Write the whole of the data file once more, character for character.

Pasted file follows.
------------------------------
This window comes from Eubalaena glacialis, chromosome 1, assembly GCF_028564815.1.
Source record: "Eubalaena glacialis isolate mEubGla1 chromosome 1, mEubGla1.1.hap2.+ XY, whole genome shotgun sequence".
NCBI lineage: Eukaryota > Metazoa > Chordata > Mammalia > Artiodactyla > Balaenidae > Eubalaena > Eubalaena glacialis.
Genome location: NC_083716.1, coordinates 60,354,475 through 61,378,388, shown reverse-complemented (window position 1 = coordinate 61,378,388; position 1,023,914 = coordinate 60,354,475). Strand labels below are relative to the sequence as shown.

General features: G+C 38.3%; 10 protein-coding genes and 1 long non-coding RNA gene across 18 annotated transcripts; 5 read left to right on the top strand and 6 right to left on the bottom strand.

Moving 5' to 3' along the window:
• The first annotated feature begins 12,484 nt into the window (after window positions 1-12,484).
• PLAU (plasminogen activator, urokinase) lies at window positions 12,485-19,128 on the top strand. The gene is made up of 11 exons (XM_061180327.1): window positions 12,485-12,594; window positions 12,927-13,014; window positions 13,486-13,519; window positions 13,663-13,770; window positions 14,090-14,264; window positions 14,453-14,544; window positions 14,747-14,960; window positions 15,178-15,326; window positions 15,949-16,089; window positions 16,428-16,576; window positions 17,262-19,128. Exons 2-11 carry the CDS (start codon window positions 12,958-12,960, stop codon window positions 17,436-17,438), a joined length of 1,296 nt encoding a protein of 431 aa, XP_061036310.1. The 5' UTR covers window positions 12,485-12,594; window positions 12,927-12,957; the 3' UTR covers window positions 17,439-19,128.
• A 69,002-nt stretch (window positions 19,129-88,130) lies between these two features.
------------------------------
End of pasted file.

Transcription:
This window comes from Eubalaena glacialis, chromosome 1, assembly GCF_028564815.1.
Source record: "Eubalaena glacialis isolate mEubGla1 chromosome 1, mEubGla1.1.hap2.+ XY, whole genome shotgun sequence".
NCBI lineage: Eukaryota > Metazoa > Chordata > Mammalia > Artiodactyla > Balaenidae > Eubalaena > Eubalaena glacialis.
Genome location: NC_083716.1, coordinates 60,354,475 through 61,378,388, shown reverse-complemented (window position 1 = coordinate 61,378,388; position 1,023,914 = coordinate 60,354,475). Strand labels below are relative to the sequence as shown.

General features: G+C 38.3%; 10 protein-coding genes and 1 long non-coding RNA gene across 18 annotated transcripts; 5 read left to right on the top strand and 6 right to left on the bottom strand.

Moving 5' to 3' along the window:
• The first annotated feature begins 12,484 nt into the window (after window positions 1-12,484).
• PLAU (plasminogen activator, urokinase) lies at window positions 12,485-19,128 on the top strand. The gene is made up of 11 exons (XM_061180327.1): window positions 12,485-12,594; window positions 12,927-13,014; window positions 13,486-13,519; window positions 13,663-13,770; window positions 14,090-14,264; window positions 14,453-14,544; window positions 14,747-14,960; window positions 15,178-15,326; window positions 15,949-16,089; window positions 16,428-16,576; window positions 17,262-19,128. Exons 2-11 carry the CDS (start codon window positions 12,958-12,960, stop codon window positions 17,436-17,438), a joined length of 1,296 nt encoding a protein of 431 aa, XP_061036310.1. The 5' UTR covers window positions 12,485-12,594; window positions 12,927-12,957; the 3' UTR covers window positions 17,439-19,128.
• A 69,002-nt stretch (window positions 19,129-88,130) lies between these two features.